CORPORATE FINANCE & SECURITIESOVERVIEW
Corporate finance and securities law encompasses public and private financings, mergers & acquisitions, corporate governance, listing matters, and securities regulation. Clients include public and private issuers, underwriters, institutional investors, private equity funds and other market participants.
Counsel working in this area provide a number of services, including:
- managing public offerings, from negotiating an underwriting agreement and drafting the prospectus, to coordinating dealings with the TSX and Canadian securities regulators;
- facilitating M&A transactions, including the preparation and negotiation of purchase agreements, development of take-over bid and dissident proxy circulars, and advising on defensive tactics; and
- advising corporate directors and officers on corporate governance issues and continuous disclosure requirements.
A. National Regulator
In 2009, the federal government signaled its intent to move ahead with the establishment of a national securities regulator by establishing the Canadian Securities Transition Office (CSTO). Subsequently, the CSTO delivered the proposed Canadian Securities Act. The federal government referred the proposed Act to the Supreme Court of Canada for its opinion as to constitutionality of the draft legislation.
The provincial governments of both Alberta and Québec, however, referred the matter to their own Appeal Courts. In March 2011, the Alberta Court of Appeal ruled against the federal scheme, saying the legislation was unconstitutional. The court urged the federal government to negotiate a new regulatory regime with the provinces. For its part, the Supreme Court heard the case in April 2011 and at press time — the court's judgment was still reserved.B. Poison Pills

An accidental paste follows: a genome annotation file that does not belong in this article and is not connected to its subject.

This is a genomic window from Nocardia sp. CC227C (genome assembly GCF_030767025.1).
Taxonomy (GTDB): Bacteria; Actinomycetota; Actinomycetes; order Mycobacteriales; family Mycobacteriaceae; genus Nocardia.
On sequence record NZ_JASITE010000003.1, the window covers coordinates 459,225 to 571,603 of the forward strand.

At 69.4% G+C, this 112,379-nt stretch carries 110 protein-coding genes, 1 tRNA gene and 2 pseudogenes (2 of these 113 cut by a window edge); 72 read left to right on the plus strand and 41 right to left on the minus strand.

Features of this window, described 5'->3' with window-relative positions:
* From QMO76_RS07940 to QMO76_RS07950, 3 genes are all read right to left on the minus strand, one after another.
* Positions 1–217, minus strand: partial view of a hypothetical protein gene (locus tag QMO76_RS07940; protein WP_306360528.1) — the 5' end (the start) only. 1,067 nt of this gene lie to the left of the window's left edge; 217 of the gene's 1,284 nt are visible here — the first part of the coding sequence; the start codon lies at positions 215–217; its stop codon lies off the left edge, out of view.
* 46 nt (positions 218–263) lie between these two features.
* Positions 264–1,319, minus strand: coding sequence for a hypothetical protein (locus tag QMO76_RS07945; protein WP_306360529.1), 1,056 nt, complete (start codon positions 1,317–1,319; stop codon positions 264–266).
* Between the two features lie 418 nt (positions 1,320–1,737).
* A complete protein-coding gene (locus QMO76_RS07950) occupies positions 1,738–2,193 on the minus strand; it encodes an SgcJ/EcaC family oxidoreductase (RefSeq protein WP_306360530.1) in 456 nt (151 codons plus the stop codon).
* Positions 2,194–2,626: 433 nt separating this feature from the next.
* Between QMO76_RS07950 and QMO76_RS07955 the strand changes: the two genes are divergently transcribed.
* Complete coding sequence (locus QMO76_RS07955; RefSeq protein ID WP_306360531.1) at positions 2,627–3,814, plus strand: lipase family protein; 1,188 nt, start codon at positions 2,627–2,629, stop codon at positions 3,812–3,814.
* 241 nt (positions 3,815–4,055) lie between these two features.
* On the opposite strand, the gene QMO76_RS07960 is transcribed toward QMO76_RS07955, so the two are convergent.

In the past few years, there had been an emerging perception that Canadian securities regulators were softening their stance regarding poison pills. The decisions by the ASC in Pulse Data and the OSC in Neo Material Technologies seemed to open the door a crack for target issuers to argue a poison pill should be permitted to stay in place in the face of a hostile bid.
In April 2010, that ray of hope dimmed dramatically when the BCSC cease-traded the poison pill adopted by Lions Gate Entertainment in the face of a hostile bid by corporate raider Carl Icahn. The BC Court of Appeal refused to overturn the decision and in late December 2010, the OSC came to the same conclusion in Baffinland.
The rulings make it most unlikely that a poison pill might serve as a permanent shield to a bid, rather than merely a temporary defensive measure.C. Dual Class Structures
Magna International's proposal to eliminate the company's dual class share capital structure in 2010 raised the ire of Canada's major pension plans. The controversial plan to convert Frank Stronach's multiple voting stake into a package of cash and subordinate voting shares valued at over $800 million also caught the attention of the Ontario Securities Commission (OSC), which convened a hearing to review the matter.
While the OSC ultimately concluded that the proposed transaction was not abusive of shareholders or the capital markets, it did require additional disclosures to shareholders in order that they could properly assess the fairness of the offer. The Commission also noted concerns with the process followed by the Board, the Special Committee and management in reviewing and deciding to submit the proposed to shareholders for approval.
Though Magna's shareholders ultimately approved the conversion plan, the OSC's reasons in the case, released in early 2011, have drawn attention to disclosures in related party transactions.